A study appearing in Science magazine today shows a vast ice sheet in northeast Greenland has begun a phase of speeded-up ice loss, contributing to destabilization that will cause global sea-level rise for “decades to come.”
A team of scientists, including a researcher from the University of Kansas-based Center for Remote Sensing of Ice Sheets (CReSIS), found that since 2012 warmer air and sea temperatures have caused the Zachariæ Isstrøm ice sheet to “retreat rapidly along a downward-sloping, marine-based bed.”
By itself, the Zachariæ Isstrøm glacier holds enough water to trigger a half-meter rise in ocean levels around the world.
“The downward slope combined with warming ocean temperatures is what seems to be causing the acceleration now and why we predict it will continue to accelerate over the next few decades,” Paden said. “Until its grounding line is pinned on an upslope bed, then the dynamic effect is expected to decrease.”
A neighboring glacier with an equal amount of ice, named Nioghalvfjersfjorden, is also melting fast but receding gradually along an uphill bed, according to the researchers. Because Zachariæ Isstrøm is on a downslope, it’s disappearing faster.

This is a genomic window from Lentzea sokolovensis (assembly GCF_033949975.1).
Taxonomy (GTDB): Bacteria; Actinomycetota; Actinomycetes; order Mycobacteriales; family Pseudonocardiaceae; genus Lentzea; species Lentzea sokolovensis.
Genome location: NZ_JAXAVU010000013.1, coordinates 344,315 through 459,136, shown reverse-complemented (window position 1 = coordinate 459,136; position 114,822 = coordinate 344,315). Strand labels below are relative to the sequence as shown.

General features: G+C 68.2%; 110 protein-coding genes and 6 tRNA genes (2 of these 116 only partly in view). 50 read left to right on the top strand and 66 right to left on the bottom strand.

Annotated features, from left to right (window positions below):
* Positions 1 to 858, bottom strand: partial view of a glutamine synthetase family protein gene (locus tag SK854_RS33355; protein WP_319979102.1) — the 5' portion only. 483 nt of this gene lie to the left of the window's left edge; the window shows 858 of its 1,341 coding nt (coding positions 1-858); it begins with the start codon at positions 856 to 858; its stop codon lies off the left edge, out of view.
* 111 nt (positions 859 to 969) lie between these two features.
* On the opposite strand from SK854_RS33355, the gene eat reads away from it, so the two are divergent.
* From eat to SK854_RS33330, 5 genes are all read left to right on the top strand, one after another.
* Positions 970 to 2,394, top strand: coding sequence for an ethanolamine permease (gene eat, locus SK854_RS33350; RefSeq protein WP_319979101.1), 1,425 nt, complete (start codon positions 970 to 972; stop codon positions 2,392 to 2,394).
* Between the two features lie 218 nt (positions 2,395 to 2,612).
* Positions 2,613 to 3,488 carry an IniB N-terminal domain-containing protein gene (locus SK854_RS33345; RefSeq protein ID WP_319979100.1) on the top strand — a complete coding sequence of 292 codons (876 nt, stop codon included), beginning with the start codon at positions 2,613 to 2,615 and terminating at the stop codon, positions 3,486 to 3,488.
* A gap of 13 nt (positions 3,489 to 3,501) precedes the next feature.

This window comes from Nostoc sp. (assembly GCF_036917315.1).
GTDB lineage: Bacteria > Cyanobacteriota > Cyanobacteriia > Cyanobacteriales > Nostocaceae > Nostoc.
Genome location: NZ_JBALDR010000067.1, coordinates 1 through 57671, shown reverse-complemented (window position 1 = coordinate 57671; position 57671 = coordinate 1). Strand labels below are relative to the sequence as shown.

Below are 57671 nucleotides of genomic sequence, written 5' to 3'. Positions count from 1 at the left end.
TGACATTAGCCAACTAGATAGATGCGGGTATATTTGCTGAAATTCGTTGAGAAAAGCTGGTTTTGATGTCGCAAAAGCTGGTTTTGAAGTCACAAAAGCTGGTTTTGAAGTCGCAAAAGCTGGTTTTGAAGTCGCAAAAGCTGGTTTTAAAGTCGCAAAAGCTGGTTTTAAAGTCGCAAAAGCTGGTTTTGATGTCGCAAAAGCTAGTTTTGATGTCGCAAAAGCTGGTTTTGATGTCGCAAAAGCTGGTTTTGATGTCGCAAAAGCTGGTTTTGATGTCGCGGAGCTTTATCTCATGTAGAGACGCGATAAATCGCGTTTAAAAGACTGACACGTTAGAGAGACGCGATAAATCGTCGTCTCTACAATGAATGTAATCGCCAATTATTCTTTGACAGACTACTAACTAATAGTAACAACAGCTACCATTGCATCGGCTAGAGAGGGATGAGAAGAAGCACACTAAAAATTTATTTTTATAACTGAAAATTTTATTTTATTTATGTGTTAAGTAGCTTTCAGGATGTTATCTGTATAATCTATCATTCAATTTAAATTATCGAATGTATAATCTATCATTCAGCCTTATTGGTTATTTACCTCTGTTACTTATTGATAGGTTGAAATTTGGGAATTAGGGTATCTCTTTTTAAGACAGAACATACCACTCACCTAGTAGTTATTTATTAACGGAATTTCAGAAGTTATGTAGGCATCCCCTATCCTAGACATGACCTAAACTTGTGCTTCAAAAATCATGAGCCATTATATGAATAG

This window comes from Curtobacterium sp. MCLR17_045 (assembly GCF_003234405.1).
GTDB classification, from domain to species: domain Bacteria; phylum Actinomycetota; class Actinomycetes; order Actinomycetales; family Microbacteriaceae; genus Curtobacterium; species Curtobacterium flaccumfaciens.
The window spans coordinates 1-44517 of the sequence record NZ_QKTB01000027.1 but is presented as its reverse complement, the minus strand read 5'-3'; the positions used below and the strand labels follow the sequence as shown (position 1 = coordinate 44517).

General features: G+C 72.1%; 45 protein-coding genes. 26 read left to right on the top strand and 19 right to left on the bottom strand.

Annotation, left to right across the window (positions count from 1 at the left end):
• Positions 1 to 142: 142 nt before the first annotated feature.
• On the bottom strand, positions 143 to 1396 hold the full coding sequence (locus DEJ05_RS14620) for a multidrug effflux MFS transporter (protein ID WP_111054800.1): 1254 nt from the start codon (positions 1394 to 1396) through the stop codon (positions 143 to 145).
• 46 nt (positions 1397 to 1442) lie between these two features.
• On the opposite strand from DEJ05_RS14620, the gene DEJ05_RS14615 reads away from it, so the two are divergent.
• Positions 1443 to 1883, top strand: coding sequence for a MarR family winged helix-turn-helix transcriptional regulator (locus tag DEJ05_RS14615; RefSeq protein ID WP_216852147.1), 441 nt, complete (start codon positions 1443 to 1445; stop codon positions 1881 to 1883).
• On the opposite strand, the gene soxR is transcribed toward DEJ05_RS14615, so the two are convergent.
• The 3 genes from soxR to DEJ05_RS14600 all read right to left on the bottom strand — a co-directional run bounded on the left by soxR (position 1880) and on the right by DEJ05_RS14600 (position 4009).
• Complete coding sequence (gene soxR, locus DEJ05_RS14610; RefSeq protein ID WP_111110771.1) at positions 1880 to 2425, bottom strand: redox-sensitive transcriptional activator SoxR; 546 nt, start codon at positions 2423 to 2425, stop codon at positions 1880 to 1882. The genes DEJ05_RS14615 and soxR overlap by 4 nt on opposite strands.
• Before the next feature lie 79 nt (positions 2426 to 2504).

Together, the ice in Zachariæ Isstrøm and Nioghalvfjersfjorden represent a 1.1-meter rise in sea levels worldwide. According to the KU researcher, the team’s work is intended to inform people in coastal areas who need to make choices about the future.
“From a societal standpoint, the reason why there’s so much focus on ice sheets is because predicted sea level rise will affect nearly every coastal country — the United States for sure, and low-lying countries with limited resources are likely to be the worst off. Mass displacements of potentially millions of people will affect countries that have no coastlines. We study this to have an understanding of how soon things are likely to happen and to help us use our limited resources to help mitigate the problem.”
Source: Office of Public Affairs, University of Kansas News – Contact: Brendan M. Lynch